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Environmental Law Alert Blog

Through our Environmental Law Alert blog, West Coast alerts you to environmental law problems and developments affecting British Columbians. It is the public voice of our Environmental Law Alert unit which is a legal “watchdog” for BC’s environment.

If you have an environmental story that we should hear about, please e-mail Andrew Gage. Also, please feel free to comment on any of the posts to this blog – but please keep in mind our policies on comments.

3 November, 2014

Since FIPPA was ratified we’ve received several inquiries asking what the ratification means for the environment. While the FIPPA provisions are certainly alarming, we do not think anything is to be gained by over-stating the problems associated with the FIPPA as they relate to the field of environmental law.   With a few notable exceptions (such as the 31 year cancellation period), FIPPA’s provisions are not completely different than terms that appear in the North American Free Trade Agreement (NAFTA), or in other such agreements.  NAFTA and other agreements have resulted in some high profile and disturbing claims against the Canadian government – including related to environmental matters – but they have not entirely removed the ability of Canadian governments to pass environmental laws.  Nor will FIPPA. 

31 October, 2014

After months of pressing the province and the federal government to charge Executive Flight Services for spilling 35,000 litres of jet fuel into Lemon Creek, killing fish and prompting an evacuation, Slocan Valley resident Marilyn Burgoon took the law into her own hands. She walked into a courthouse and filed an “information” – a court document alleging that Executive Flight Services and the Province of British Columbia should be charged for violating the Fisheries Act. The Lemon Creek spill, and the lack of action by our governments, raises questions about enforcement of the Fisheries Act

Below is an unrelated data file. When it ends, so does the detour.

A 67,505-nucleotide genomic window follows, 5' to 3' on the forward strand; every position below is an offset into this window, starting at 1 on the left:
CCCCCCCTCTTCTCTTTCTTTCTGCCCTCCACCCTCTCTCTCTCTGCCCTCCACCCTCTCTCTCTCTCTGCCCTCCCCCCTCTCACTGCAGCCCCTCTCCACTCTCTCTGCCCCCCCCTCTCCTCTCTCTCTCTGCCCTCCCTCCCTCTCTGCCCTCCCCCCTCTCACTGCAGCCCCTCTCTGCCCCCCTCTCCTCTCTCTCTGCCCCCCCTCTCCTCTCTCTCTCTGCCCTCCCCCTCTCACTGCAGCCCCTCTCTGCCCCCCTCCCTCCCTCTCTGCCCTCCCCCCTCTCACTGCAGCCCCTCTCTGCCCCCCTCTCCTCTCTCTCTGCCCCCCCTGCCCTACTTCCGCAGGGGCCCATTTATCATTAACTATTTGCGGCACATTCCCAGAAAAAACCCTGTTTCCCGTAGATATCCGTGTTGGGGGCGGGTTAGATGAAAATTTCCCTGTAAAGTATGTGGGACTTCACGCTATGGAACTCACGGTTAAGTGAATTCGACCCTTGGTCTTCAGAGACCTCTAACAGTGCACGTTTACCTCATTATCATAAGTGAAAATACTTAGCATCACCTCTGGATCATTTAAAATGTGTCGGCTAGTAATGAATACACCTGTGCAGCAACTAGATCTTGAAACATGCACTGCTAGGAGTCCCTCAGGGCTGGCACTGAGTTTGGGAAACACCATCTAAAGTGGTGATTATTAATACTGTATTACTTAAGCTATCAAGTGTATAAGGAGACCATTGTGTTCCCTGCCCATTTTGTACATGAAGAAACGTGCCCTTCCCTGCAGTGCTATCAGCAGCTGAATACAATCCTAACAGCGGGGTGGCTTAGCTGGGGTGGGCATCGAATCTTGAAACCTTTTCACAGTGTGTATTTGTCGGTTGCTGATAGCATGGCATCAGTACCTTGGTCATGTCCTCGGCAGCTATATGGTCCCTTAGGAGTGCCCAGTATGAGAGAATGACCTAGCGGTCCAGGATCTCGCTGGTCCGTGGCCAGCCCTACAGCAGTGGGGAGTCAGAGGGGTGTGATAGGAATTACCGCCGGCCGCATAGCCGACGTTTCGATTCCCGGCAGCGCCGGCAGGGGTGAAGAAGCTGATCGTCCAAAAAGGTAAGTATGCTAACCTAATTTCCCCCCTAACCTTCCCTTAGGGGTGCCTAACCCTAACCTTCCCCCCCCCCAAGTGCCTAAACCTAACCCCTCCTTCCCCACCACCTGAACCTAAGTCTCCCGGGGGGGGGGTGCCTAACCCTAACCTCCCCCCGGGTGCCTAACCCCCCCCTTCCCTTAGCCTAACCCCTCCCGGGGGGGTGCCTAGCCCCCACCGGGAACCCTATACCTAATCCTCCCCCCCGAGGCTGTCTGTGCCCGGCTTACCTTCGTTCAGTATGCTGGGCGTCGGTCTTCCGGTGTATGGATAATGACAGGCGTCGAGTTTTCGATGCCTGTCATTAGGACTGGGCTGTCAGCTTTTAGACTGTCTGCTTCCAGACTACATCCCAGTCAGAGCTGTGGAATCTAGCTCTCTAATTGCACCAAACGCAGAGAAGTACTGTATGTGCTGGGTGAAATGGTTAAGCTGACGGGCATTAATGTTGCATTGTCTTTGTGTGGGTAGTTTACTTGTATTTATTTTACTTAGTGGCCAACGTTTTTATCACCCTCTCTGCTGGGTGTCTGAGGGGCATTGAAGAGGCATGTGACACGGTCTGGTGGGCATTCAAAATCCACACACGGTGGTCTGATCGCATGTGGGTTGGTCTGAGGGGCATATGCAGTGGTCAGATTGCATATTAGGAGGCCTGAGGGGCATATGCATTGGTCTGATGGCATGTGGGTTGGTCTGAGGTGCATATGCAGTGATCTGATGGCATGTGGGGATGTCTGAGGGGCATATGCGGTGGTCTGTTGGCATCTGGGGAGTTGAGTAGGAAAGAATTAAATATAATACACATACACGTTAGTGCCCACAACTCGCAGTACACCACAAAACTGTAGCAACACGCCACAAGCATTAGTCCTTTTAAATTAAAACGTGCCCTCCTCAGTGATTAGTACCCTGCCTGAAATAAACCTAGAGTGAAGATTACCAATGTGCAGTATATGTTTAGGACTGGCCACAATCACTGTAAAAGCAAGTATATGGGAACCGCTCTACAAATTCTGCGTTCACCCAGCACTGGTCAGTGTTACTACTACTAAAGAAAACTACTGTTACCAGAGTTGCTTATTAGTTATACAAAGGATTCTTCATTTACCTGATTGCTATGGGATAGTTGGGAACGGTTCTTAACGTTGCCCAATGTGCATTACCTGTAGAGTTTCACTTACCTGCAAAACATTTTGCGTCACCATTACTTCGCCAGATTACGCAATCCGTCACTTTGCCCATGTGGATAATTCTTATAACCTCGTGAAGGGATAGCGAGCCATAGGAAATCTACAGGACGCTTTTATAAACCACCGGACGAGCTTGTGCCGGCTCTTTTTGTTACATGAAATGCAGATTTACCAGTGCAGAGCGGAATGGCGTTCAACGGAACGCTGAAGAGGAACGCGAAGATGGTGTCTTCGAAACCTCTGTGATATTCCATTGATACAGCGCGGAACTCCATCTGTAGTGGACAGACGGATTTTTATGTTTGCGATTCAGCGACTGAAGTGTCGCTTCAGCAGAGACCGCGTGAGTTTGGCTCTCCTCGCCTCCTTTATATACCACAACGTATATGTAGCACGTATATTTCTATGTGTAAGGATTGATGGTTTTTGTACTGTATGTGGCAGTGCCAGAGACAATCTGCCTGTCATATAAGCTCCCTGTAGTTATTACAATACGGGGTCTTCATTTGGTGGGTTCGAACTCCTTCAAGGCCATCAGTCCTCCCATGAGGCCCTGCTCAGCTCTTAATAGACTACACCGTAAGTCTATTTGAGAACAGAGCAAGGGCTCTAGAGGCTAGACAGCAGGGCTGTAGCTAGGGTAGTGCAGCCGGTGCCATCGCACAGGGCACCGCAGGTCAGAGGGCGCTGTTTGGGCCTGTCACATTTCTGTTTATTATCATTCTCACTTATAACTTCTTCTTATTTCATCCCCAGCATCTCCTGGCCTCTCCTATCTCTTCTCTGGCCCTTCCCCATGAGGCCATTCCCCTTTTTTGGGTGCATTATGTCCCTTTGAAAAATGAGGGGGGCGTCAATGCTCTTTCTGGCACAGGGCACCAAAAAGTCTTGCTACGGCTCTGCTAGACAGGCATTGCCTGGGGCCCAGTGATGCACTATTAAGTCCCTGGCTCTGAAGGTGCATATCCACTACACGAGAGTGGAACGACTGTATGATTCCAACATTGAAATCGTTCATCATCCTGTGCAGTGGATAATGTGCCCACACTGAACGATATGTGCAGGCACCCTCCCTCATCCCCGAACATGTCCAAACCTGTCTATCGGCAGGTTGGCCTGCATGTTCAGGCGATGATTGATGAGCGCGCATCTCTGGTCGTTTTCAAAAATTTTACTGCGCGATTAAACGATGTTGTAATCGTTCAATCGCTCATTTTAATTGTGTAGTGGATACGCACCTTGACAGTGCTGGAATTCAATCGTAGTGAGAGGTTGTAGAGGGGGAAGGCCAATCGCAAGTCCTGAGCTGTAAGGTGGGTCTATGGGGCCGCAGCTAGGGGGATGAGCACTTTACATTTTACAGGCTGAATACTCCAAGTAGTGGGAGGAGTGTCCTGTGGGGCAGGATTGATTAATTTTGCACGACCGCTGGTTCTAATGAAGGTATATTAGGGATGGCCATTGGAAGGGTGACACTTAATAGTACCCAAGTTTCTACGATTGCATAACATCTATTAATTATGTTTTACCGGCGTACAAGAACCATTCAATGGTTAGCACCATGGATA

29 October, 2014

Even if you don’t agree that liability for climate damages is imminent (and for many it is a novel concept), we know beyond a reasonable doubt that human caused climate change is occurring and that greenhouse gas emissions are killing people and wildlife, destroying property, and devastating communities and ecosystems.  Must those very real costs – that are occurring already and will only continue to rise – be borne only by the victims? Or by some combination of the victims and taxpayers?  Or, instead, should companies that have profited directly from our fossil fuel economy pay their share? And what is a fair share?

27 October, 2014

Over the next 2 months five six cases funded by our Environmental Dispute Resolution Fund will be in courts in 3 cities, addressing disputes involving 5 different communities. We’ve written about most of these court challenges on these pages over the past year or so. West Coast supporters who are in Vancouver, Victoria or Nelson might consider sitting in on one or more of these court hearings to show your support and to learn a bit about environmental law.

20 October, 2014

Earlier this month, a large number of First Nations and organizations celebrated an important step forward when all of their cases challenging the federal approval of the Enbridge Northern Gateway pipelines and tankers proposal were given the green light to proceed by the Federal Court of Appeal.